We have been exposed and nothing short of a new and transparent system for dealing with matters of safeguarding (both historic and current) will do. The former Archbishop of Canterbury knows it and has said so. He knows it from the inside. He knows just how much of this stuff bishops are dealing with in their Dioceses and he knows how underqualified and compromised they feel under the weight of it all. Our present Archbishop has said he has learned to be ashamed again of the Church and was visibly moved  on camera, but this is not enough. For the victims of abuse, assurance of a different future is what is needed.

To continue to cling onto our defunct systems, which have led to a spectacular break down in trust, would be just another step towards a very bad death indeed.

Of course, what this requires is the relinquishing of power (as with any death), and for an institution that has enjoyed its privilege for hundreds of years this is a tough call.  Perhaps if we were to rediscover the subversive power of weakness as modelled by Christ himself on road to Golgotha we might find a place from which to find the confidence to let go. Humbling ourselves always hurts.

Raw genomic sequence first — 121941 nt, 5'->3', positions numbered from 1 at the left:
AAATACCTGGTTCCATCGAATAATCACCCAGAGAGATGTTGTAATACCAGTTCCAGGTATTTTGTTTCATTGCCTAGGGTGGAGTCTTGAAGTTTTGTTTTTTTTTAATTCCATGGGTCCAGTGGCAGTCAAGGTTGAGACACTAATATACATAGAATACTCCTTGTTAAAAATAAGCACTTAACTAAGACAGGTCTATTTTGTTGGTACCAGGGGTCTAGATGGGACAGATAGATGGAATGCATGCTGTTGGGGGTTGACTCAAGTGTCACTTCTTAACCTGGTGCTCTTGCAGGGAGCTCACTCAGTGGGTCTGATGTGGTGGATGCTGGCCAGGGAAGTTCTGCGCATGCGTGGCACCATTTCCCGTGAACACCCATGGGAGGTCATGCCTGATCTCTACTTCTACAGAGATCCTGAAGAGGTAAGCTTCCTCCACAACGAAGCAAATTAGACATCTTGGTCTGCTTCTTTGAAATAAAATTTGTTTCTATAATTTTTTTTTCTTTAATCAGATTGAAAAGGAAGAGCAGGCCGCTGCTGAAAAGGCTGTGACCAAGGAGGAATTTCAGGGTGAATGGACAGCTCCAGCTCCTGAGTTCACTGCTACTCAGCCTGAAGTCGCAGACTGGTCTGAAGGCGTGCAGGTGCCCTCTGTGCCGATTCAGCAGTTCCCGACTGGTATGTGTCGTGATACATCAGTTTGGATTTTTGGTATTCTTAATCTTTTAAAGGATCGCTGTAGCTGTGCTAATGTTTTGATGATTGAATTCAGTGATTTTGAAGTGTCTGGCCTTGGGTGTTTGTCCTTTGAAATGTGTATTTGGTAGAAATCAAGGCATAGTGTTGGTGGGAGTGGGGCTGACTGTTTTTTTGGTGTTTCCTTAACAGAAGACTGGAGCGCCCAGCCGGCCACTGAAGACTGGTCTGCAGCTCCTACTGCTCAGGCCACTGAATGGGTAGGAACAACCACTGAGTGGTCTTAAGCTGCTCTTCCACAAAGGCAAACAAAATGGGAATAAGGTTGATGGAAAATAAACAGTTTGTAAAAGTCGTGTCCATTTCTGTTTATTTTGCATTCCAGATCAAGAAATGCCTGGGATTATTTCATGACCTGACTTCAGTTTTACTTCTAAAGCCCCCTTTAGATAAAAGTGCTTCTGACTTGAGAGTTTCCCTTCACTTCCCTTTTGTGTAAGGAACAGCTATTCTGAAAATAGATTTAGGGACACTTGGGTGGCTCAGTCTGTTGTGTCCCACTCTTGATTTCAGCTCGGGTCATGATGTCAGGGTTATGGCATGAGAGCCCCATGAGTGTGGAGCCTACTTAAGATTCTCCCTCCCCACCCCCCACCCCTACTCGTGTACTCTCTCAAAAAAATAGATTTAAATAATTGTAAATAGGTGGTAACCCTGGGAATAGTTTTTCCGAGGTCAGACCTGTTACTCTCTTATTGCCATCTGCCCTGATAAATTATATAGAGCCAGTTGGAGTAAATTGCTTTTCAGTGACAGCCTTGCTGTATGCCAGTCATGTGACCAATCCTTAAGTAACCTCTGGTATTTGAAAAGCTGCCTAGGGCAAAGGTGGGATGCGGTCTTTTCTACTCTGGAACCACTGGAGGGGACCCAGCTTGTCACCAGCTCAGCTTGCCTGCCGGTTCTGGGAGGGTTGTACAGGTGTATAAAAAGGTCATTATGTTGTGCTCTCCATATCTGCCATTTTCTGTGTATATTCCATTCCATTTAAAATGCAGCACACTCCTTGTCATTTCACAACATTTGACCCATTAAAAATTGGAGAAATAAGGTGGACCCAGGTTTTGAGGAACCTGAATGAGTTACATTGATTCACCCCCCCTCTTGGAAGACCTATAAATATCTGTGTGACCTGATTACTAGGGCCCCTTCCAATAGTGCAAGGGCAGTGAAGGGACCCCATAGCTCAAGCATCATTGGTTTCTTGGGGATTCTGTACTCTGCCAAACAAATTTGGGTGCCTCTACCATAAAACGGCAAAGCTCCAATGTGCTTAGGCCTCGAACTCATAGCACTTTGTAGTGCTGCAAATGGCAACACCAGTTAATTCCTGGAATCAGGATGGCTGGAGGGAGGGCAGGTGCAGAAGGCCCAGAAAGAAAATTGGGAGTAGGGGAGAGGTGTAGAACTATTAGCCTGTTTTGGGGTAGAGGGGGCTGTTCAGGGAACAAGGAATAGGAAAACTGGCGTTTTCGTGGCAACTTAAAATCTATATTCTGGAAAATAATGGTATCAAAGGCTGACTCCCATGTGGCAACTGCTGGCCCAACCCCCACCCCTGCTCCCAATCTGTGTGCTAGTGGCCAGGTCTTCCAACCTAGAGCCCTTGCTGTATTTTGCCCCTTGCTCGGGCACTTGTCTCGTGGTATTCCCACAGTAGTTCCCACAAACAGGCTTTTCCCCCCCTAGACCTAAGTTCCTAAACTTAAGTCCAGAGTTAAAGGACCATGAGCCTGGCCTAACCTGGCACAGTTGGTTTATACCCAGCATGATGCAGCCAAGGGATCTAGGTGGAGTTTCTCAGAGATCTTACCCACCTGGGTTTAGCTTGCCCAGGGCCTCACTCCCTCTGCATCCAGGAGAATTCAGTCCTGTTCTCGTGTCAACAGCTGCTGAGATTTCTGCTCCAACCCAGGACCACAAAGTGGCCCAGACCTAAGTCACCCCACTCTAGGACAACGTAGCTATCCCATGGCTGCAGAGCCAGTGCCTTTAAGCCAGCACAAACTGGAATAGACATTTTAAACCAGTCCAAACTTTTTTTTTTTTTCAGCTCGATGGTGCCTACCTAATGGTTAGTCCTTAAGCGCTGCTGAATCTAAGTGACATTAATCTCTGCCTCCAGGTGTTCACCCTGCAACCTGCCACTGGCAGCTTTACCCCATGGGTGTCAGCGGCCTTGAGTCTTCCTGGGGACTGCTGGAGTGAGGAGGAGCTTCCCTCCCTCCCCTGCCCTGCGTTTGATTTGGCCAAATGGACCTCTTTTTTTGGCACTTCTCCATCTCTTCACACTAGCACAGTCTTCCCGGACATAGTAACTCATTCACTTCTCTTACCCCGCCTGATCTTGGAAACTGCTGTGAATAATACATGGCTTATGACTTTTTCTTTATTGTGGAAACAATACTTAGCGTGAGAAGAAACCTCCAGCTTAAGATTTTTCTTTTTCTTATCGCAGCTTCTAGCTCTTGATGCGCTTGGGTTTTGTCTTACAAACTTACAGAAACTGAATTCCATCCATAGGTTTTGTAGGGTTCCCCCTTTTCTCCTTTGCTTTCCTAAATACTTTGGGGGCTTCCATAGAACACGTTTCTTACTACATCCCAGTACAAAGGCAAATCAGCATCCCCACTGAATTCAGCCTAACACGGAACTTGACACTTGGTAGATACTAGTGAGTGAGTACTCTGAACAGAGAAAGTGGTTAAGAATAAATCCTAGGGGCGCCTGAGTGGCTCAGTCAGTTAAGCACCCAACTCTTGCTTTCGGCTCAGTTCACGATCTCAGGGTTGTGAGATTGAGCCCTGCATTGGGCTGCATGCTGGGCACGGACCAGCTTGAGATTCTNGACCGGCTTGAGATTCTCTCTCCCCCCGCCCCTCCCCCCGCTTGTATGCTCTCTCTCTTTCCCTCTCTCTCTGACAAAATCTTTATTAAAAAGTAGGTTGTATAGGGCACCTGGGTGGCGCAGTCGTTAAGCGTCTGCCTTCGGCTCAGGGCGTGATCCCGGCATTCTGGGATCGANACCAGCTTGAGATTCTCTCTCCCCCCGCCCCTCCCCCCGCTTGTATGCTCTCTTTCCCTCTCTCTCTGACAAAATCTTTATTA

Trust can be restored but it will take a good deal more than words; things need to change not just in matters of safeguarding, but in much of our self-understanding and practice within the Church. In a society now largely ignorant of our history and the privilege it has afforded us, the time has never been more right to take stock and rebrand. Shameless marketing speak I know; but the old model is no longer fit for purpose. The product is a timeless treasure, we are custodians of it and urgently need to change the way we go about our business.